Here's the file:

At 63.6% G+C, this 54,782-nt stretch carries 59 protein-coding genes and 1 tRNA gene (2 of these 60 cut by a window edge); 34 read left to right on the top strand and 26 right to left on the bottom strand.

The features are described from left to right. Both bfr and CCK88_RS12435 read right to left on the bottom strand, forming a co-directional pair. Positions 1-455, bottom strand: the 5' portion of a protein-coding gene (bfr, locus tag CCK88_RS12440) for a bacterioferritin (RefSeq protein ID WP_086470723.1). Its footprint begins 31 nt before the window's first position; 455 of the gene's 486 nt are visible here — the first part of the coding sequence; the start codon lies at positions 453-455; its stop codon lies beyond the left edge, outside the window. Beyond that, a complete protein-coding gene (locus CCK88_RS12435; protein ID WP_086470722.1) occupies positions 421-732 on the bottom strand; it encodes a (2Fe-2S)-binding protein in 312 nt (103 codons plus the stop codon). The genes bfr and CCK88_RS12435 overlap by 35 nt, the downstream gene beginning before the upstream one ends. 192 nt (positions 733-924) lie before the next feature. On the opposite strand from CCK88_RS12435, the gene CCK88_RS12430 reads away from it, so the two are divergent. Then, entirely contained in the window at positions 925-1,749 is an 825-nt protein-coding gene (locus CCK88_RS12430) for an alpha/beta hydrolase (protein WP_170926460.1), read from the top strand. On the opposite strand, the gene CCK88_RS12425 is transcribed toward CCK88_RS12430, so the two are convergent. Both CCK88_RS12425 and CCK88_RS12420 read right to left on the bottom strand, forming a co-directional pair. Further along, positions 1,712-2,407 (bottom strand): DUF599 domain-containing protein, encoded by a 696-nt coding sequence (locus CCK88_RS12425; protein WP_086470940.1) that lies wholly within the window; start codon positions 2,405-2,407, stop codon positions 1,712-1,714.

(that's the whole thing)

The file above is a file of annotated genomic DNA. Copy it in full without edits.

At 63.6% G+C, this 54,782-nt stretch carries 59 protein-coding genes and 1 tRNA gene (2 of these 60 cut by a window edge); 34 read left to right on the top strand and 26 right to left on the bottom strand.

The features are described from left to right. Both bfr and CCK88_RS12435 read right to left on the bottom strand, forming a co-directional pair. Positions 1-455, bottom strand: the 5' portion of a protein-coding gene (bfr, locus tag CCK88_RS12440) for a bacterioferritin (RefSeq protein ID WP_086470723.1). Its footprint begins 31 nt before the window's first position; 455 of the gene's 486 nt are visible here — the first part of the coding sequence; the start codon lies at positions 453-455; its stop codon lies beyond the left edge, outside the window. Beyond that, a complete protein-coding gene (locus CCK88_RS12435; protein ID WP_086470722.1) occupies positions 421-732 on the bottom strand; it encodes a (2Fe-2S)-binding protein in 312 nt (103 codons plus the stop codon). The genes bfr and CCK88_RS12435 overlap by 35 nt, the downstream gene beginning before the upstream one ends. 192 nt (positions 733-924) lie before the next feature. On the opposite strand from CCK88_RS12435, the gene CCK88_RS12430 reads away from it, so the two are divergent. Then, entirely contained in the window at positions 925-1,749 is an 825-nt protein-coding gene (locus CCK88_RS12430) for an alpha/beta hydrolase (protein WP_170926460.1), read from the top strand. On the opposite strand, the gene CCK88_RS12425 is transcribed toward CCK88_RS12430, so the two are convergent. Both CCK88_RS12425 and CCK88_RS12420 read right to left on the bottom strand, forming a co-directional pair. Further along, positions 1,712-2,407 (bottom strand): DUF599 domain-containing protein, encoded by a 696-nt coding sequence (locus CCK88_RS12425; protein WP_086470940.1) that lies wholly within the window; start codon positions 2,405-2,407, stop codon positions 1,712-1,714.